The suspension is a simple coil rather than the tunable air shock provided by Nazca on my PBP Gaucho 28, but there is some kind of preload mechanism and it’s probably possible to use different springs (in fact, it’s probably possible to fit an air shock if you like, although Challenge would need to confirm).
In case you’ve also read my Gaucho 28 review – whereas I’d take that bike rigid, the Furai is a recumbent whose purpose and construction is ideal for suspension and I highly recommend it on that basis.
Attention to detail in the cockpit is as high as you would expect. The stem is adjustable for easy entry/exit and cables are routed internally:
This maintains very clean lines indeed (although it would be lovely if the front brake also ran straight through the frame, perhaps there is a structural reason this is to be avoided).
In terms of the bars themselves, these are of the ‘preying mantis’ type and were extremely comfortable and precise – even covering rough unpaved roads in the middle of nowhere, these (combined with the thick tyres) really made light work of it.
Having your arms tucked in is considerably more aerodynamic and there’s plenty of real estate for computers and the like. Perhaps the only issue is that to fit into the aperture for internal cable routing, some quite severe curves are required, and indeed the rear disc brake of this bike functioned very poorly.
I didn’t try to fiddle with this as I could have made it worse, but I could actuate the disc caliper manually with good power (i.e. using my hand to press the pads together) so friction was causing the problem somewhere. That said, Challenge sell a lot of bikes with this cable routing, so it’s probably quite fixable and just the result of teething in the setup.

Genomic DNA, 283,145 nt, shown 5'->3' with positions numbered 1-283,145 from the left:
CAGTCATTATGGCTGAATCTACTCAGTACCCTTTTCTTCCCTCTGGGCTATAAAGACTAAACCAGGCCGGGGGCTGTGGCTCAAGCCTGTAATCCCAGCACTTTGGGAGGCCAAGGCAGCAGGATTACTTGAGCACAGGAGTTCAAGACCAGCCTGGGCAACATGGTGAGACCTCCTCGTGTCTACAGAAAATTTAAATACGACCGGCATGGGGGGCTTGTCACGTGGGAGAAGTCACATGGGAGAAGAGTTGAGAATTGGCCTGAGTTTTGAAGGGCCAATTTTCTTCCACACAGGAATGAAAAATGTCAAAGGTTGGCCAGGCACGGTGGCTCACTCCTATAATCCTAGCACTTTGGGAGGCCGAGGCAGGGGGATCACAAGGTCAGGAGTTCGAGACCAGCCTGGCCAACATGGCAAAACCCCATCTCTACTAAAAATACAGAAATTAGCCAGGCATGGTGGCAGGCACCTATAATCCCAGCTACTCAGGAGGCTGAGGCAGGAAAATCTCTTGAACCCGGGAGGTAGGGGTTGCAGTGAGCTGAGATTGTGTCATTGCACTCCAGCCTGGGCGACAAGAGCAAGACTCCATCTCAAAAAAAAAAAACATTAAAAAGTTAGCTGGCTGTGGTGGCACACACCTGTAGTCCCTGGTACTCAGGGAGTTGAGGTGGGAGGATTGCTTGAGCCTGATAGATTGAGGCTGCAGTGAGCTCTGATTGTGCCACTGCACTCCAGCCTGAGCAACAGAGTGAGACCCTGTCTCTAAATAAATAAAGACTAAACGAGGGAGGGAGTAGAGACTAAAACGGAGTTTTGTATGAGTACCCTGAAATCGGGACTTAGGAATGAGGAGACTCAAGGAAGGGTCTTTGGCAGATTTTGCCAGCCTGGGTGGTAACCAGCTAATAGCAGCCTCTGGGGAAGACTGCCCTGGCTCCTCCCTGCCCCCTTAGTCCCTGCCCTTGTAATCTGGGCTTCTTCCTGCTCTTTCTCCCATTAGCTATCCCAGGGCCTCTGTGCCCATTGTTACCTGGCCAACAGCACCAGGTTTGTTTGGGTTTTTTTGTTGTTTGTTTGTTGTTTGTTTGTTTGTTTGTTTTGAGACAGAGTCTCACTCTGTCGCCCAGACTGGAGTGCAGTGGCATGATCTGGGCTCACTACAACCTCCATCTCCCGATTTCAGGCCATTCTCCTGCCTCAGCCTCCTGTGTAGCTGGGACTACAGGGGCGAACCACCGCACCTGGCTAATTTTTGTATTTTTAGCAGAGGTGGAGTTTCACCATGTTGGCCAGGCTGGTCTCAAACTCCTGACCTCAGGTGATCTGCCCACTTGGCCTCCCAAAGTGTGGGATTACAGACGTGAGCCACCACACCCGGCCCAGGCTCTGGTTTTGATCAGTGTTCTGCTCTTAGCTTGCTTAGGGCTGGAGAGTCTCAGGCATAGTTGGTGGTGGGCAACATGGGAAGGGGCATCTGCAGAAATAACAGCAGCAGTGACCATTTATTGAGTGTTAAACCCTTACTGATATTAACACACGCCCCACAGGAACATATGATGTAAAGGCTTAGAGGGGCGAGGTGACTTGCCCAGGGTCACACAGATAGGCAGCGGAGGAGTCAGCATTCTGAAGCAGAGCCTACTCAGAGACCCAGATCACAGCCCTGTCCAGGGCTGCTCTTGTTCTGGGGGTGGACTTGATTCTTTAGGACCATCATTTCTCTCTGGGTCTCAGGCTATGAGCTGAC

The finishing kit was good – solid SRAM branded parts, works every time. The shifts were crisp and rapid and the front brake at least was powerful and effortless easy to modulate (vital when riding a slick tyre at speed on a muddy gravel logging track!)
At the front, the boom is very clean, with just a small projection of cable outer to help turn the bend (other than this, it’s fully internal which is really nice):
The Furai is equipped with 24″ (ISO 507) wheels, which are just a little smaller than 26″ MTB wheels. The book circumference of a 24″ Kojak is 1844mm vs 1976mm for the 26″ version, a difference of 6.7%.
This makes the Furai noticeably more surefooted at the front than a 20″ bike and allows the bike to tackle unpaved terrain with ease. (By “unpaved”, I mean forestry roads as opposed to mountain biking. This would not be good on rough ground). This, in fact:
Loch Shiel track – off limits to motorists, a 16 mile, wild ‘short cut’ with no tarmac in sight…
The Kojaks are, of course, full slicks with volume and this really lets the bike fly on hard surfaces – loaded or unloaded – while it’s also fine on dry hardpack and dirt. If you make a habit of riding dirt however, something with tread will be worthwhile for muddy days!